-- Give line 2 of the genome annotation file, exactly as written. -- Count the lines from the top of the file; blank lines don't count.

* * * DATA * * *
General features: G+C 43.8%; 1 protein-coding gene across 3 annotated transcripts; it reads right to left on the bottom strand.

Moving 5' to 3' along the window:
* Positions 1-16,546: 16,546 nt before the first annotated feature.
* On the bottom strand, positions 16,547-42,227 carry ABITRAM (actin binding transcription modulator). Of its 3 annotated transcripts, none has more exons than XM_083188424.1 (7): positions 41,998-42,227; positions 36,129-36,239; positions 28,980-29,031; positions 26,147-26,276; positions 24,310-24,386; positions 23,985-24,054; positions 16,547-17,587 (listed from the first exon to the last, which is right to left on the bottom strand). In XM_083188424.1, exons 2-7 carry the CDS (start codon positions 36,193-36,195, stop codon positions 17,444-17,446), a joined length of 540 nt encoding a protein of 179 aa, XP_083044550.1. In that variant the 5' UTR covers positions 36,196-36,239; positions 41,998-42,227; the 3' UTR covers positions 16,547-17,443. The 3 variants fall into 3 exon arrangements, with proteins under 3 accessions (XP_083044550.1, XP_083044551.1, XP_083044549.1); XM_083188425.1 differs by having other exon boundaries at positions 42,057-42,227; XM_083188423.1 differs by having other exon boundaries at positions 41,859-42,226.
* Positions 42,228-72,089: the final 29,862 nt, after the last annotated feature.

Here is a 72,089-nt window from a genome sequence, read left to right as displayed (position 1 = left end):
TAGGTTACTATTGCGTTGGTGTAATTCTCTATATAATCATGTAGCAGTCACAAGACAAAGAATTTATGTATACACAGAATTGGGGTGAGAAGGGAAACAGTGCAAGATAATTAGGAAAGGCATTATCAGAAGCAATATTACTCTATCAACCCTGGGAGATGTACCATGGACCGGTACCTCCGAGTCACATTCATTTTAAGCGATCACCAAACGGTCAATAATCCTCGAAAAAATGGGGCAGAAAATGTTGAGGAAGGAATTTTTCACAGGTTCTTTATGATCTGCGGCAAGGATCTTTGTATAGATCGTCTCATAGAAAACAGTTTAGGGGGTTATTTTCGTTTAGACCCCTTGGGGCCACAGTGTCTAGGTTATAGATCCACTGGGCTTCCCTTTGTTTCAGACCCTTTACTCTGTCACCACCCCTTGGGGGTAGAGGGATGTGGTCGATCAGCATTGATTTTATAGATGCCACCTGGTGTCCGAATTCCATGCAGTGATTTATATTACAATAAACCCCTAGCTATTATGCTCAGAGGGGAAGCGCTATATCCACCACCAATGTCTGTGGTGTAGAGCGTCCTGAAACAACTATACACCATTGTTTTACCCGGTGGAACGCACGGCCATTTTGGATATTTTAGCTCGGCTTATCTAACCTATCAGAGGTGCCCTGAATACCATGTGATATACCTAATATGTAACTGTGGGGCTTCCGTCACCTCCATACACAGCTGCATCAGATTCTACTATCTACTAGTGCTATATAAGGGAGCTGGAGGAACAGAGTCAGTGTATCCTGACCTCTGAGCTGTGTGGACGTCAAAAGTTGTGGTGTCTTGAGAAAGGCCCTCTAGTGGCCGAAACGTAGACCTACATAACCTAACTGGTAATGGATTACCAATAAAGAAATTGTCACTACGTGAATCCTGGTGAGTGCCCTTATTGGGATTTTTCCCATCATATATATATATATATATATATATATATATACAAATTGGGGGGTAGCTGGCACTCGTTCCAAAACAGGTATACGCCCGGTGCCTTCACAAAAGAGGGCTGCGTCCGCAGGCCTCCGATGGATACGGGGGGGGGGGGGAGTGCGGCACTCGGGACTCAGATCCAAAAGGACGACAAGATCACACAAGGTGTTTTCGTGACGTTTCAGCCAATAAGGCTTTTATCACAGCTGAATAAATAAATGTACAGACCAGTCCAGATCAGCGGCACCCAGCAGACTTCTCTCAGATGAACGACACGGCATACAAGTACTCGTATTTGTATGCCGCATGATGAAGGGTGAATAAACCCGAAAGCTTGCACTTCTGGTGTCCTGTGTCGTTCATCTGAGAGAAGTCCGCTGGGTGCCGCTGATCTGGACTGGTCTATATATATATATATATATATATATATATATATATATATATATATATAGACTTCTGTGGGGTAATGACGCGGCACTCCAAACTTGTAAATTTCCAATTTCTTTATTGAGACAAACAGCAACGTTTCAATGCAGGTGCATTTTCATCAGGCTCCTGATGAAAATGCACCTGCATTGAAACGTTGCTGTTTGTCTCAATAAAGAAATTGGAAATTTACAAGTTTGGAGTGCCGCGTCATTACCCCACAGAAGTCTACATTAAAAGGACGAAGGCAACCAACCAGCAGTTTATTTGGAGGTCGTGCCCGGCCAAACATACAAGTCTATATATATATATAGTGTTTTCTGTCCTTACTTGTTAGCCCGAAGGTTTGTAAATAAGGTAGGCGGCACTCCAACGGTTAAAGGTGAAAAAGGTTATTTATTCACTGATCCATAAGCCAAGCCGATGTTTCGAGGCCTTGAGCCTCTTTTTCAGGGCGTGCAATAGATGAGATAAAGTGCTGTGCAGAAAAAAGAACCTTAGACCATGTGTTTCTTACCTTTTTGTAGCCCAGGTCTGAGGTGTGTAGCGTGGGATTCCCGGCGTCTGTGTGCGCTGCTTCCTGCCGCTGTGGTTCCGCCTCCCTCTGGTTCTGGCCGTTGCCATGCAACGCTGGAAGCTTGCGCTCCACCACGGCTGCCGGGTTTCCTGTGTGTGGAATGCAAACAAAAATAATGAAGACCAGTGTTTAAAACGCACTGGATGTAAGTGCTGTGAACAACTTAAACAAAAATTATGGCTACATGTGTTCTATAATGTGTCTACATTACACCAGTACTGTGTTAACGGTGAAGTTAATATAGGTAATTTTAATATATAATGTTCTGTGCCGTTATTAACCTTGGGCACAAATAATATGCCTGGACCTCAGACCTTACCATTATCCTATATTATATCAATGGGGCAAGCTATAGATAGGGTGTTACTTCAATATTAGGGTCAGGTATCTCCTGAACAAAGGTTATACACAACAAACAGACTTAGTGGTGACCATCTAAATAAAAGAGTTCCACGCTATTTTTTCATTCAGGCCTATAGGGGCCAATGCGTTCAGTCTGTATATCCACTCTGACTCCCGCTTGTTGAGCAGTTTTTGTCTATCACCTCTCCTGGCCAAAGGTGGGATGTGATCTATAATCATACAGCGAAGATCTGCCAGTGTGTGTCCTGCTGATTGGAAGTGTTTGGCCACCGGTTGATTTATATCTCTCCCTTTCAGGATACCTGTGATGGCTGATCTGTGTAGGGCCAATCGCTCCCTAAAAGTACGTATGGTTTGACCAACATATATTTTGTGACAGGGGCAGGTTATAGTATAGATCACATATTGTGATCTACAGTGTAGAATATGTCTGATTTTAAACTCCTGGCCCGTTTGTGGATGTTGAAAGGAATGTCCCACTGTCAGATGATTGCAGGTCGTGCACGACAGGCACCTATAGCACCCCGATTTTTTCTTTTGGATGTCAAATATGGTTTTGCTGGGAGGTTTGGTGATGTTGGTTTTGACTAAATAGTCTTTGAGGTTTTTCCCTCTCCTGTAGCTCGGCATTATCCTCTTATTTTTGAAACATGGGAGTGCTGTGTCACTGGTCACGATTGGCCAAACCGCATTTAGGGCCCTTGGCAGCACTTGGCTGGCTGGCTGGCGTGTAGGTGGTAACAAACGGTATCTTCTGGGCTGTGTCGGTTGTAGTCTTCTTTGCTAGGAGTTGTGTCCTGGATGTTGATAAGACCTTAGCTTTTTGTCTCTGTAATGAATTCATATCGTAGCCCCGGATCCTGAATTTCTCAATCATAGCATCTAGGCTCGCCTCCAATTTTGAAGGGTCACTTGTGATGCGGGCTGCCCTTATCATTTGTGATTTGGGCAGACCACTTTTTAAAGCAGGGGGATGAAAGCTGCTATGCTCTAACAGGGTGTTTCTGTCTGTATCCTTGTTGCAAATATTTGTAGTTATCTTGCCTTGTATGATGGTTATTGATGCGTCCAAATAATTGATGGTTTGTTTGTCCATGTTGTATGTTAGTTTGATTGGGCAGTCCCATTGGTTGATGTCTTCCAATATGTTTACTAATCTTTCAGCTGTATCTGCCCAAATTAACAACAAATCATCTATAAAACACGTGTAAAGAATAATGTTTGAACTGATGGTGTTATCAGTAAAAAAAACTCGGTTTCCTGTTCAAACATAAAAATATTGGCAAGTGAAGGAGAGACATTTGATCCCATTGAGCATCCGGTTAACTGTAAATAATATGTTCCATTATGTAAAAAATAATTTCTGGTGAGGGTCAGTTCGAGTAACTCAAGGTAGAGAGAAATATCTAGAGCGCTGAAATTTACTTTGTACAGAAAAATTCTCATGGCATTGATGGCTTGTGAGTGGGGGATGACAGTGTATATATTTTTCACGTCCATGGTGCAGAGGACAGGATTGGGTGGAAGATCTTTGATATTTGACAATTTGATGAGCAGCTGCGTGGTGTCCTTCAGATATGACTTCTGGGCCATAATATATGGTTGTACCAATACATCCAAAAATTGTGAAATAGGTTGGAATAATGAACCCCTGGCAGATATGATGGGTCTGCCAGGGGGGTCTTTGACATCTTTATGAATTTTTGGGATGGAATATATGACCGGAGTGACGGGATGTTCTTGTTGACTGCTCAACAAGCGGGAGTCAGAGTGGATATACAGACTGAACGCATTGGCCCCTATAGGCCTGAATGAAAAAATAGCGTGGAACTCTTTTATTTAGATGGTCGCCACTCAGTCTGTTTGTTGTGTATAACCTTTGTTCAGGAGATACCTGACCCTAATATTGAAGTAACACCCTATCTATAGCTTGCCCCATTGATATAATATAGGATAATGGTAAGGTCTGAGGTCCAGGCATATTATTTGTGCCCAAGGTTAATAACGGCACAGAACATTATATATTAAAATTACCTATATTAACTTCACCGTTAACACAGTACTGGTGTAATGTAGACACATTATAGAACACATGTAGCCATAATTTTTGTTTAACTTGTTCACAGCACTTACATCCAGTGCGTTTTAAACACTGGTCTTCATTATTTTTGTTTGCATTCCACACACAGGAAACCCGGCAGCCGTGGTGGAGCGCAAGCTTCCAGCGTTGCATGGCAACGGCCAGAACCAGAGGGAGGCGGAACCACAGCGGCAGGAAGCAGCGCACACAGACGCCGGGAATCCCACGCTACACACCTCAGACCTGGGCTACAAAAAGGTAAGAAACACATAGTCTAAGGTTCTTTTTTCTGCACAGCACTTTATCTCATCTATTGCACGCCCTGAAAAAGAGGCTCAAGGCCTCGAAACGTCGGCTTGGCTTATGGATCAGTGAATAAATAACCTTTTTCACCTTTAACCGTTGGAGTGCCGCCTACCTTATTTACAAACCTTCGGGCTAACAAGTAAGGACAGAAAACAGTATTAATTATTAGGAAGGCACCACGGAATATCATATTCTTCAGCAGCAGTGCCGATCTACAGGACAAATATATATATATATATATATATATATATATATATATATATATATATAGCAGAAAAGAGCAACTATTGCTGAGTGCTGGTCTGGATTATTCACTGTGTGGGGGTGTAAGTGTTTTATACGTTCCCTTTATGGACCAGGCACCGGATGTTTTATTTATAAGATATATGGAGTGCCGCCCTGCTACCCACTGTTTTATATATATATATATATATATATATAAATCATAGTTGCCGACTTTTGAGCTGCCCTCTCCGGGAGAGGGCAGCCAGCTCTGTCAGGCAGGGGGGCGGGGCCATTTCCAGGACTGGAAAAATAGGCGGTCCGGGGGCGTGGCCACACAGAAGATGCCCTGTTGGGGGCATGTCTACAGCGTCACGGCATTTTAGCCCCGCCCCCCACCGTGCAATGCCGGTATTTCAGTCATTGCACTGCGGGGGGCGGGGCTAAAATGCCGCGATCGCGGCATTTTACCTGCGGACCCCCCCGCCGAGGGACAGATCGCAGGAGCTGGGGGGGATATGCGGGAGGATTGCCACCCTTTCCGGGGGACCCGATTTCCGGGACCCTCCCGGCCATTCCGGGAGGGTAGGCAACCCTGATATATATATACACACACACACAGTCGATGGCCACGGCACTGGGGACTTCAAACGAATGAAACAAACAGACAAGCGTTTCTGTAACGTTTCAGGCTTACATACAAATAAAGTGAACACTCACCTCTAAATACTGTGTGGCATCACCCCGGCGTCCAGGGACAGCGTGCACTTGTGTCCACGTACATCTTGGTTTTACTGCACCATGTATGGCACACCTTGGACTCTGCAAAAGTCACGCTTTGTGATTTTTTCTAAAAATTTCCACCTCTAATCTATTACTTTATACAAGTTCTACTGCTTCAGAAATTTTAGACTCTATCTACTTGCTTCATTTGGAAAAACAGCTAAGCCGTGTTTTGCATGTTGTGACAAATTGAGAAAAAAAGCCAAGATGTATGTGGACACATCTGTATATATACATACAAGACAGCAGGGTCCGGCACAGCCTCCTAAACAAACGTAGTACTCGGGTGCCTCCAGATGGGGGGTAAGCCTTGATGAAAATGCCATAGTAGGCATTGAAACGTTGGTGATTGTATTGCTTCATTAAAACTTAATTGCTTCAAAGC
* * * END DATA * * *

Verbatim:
Moving 5' to 3' along the window: